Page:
Any member of the Australian Defence Force (ADF) that has completed initial training, exercises, or weapons training has more than likely fired blank ammunition. They have also likely had to correct the stoppages often incurred when firing such ammunition.

This article aims to explain some of the inherent issues with blank firing. It will provide details of weapon dynamics in order to allow operators and maintainers to better understand the function of these weapons, and how to diagnose and treat the symptoms.

ADF small arms are primarily designed to fire live ammunition; this is the nature of our job. Barrel length, distance from the chamber to the gas port, gas port diameter, and distance from the gas port to the muzzle are some of the key variables which must be balanced when designing a gas-operated weapon. Balancing these variables ensures there is sufficient pressure, at a specific time, for the weapon to cycle.

Different cartridges produce different weapon dynamics. To further explain the weapon dynamics, we will look at the design and gas pressure curve of the rifle, 5.56mm, Enhanced F88 (Thales F90-508 A1), referred to as the F90.

Live Firing

When firing live ammunition, the gas generated by the combustion of propellant serves two functions – to propel the projectile and to cycle the weapon action. At their peak, chamber pressures in the F90, when firing F1 Ball, reach approximately 375 MPa, or 55,000 psi (Figure 1, Point A).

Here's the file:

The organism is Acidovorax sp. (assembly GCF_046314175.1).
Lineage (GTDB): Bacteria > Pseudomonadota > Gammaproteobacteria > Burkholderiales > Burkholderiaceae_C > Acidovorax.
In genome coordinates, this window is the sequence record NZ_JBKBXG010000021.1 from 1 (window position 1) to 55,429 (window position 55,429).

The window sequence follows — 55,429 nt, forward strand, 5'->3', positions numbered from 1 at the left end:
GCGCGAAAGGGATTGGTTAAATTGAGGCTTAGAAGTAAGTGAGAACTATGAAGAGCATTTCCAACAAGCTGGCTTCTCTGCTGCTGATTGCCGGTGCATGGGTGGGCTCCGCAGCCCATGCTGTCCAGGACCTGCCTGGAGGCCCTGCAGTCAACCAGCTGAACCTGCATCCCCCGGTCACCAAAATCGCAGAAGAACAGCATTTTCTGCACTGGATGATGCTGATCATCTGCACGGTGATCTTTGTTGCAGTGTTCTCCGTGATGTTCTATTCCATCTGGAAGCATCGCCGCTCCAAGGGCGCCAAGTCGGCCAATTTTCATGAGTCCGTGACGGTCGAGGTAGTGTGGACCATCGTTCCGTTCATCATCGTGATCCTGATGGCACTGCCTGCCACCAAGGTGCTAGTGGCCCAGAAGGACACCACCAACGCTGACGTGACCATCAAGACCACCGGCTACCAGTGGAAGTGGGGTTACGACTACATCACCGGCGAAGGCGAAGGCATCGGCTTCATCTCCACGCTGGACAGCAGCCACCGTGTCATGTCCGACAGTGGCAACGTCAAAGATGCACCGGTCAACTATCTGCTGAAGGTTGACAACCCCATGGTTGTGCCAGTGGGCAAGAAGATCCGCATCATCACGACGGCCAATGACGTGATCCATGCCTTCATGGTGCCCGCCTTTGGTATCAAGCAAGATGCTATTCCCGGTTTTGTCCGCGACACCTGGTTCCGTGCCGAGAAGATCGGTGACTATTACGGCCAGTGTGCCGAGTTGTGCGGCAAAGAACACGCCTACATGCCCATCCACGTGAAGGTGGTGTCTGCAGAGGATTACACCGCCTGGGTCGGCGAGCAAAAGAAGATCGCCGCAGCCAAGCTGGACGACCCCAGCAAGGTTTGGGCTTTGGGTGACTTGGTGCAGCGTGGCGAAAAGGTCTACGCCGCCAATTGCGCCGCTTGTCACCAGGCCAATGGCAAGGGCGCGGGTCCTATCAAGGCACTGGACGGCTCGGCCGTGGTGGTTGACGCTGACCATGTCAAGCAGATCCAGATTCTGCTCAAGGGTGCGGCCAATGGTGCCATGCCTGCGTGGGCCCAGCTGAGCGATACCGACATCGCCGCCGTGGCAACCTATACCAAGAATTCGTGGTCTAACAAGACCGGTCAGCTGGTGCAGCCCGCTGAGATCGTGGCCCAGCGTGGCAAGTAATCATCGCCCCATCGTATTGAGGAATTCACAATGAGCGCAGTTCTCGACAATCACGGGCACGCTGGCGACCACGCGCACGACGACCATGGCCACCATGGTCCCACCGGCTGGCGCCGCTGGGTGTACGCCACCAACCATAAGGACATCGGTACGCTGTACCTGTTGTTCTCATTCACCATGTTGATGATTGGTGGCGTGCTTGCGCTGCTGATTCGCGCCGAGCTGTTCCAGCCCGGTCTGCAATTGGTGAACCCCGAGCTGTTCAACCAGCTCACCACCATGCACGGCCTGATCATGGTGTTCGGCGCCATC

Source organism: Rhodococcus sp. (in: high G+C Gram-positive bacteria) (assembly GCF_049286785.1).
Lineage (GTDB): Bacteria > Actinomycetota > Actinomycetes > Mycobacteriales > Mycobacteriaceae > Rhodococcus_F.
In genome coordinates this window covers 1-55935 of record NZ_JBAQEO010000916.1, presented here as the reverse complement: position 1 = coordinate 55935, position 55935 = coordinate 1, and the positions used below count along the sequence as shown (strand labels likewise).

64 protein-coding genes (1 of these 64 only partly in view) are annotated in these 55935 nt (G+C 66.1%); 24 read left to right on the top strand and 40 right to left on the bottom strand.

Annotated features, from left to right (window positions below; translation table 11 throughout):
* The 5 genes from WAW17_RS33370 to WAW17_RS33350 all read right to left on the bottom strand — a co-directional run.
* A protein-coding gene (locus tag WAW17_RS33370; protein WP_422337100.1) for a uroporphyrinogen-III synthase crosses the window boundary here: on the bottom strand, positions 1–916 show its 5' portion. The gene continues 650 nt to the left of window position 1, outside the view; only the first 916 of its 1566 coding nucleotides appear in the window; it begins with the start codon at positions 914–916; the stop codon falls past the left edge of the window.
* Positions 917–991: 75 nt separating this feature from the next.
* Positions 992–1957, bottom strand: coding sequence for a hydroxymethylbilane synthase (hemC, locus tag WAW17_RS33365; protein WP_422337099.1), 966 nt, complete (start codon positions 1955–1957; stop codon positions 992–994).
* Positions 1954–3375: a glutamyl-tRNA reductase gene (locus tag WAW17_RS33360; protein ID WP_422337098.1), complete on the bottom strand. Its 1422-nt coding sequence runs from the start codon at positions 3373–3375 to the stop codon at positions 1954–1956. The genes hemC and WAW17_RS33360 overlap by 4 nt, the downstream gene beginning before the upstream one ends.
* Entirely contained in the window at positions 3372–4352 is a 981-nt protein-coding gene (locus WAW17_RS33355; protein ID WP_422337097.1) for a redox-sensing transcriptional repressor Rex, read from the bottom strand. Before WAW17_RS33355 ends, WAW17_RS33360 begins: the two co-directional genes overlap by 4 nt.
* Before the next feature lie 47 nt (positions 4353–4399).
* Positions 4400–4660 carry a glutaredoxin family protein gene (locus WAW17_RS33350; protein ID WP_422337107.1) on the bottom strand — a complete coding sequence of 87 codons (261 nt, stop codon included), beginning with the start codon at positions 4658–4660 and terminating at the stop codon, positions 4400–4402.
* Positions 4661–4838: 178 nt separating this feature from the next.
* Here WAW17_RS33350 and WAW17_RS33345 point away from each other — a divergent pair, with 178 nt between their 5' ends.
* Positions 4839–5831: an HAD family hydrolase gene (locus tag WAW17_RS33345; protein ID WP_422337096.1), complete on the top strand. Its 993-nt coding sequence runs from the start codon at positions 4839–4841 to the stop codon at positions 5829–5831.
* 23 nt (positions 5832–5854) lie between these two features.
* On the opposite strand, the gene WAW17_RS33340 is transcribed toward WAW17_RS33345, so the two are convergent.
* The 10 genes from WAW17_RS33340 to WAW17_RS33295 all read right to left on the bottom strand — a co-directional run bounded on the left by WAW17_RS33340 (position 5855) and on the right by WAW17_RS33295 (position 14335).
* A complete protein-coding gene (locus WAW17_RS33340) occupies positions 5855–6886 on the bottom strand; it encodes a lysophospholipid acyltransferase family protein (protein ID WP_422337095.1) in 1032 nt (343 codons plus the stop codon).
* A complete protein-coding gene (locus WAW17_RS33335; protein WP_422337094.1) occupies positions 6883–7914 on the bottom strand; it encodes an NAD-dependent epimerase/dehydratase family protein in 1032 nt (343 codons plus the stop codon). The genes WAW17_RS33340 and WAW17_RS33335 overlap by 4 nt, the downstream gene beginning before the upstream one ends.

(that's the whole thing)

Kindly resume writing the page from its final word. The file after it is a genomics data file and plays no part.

This peak occurs relatively soon after ignition of the propellant, to rapidly accelerate the projectile. As the projectile moves down the bore, the volume filled by the gas expands, resulting in a corresponding decrease in pressure. As the projectile passes the gas port, some of the propellant gases are vented into the gas block, applying pressure to the gas piston.

The gas port experiences maximum pressures of approximately 48 MPa, or 6,960 psi (Figure 1, Point B). This pressure acts on the gas piston, causing it to impart rearward momentum to the slide sub-assembly. The pressure required to cycle the action is considerably lower than the pressure required to accelerate the projectile.

Throughout this entire process, the projectile effectively acts as a plug, containing the propellant gases within the weapon so that the gas system functions correctly. Once the gas piston has completed its full travel, all necessary momentum has been imparted to the slide sub-assembly for the weapon to cycle.

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Figure 1 / Live Firing Pressure curve – F90

Once the slide sub-assembly has reached approximately 5.47mm of rearward travel, the angled section of the cam slot initiates rotation of the bolt, unlocking it from the barrel extension. As the bolt has completed unlocking, the barrel pressure has reduced to approximately 12 MPa, or 1,740 PSI (Figure 1, Point C). At approximately 12.73mm of rearward travel, the bolt is completely unlocked and commences extracting the cartridge from the chamber (Figure 1, Point D).

By this time, the projectile has already travelled the full length of the bore and exited at the muzzle, releasing all but 1 MPa, or 145 PSI of residual gas pressure.

Blank Firing

When firing F3A1 Blank (“blank”) ammunition, the gas is used to replicate the report of the weapon and to cycle the action. Peak gas pressures when firing blank are considerably lower than those produced with F1 Ball. This is due to two main reasons: there is no requirement to propel a projectile, and there is no projectile restricting the volume into which the gas can expand.

For the weapon to cycle correctly with blank ammunition, a Bullet-Trap Blank Firing Attachment (BTBFA) or similar device is required to contain the gas pressure.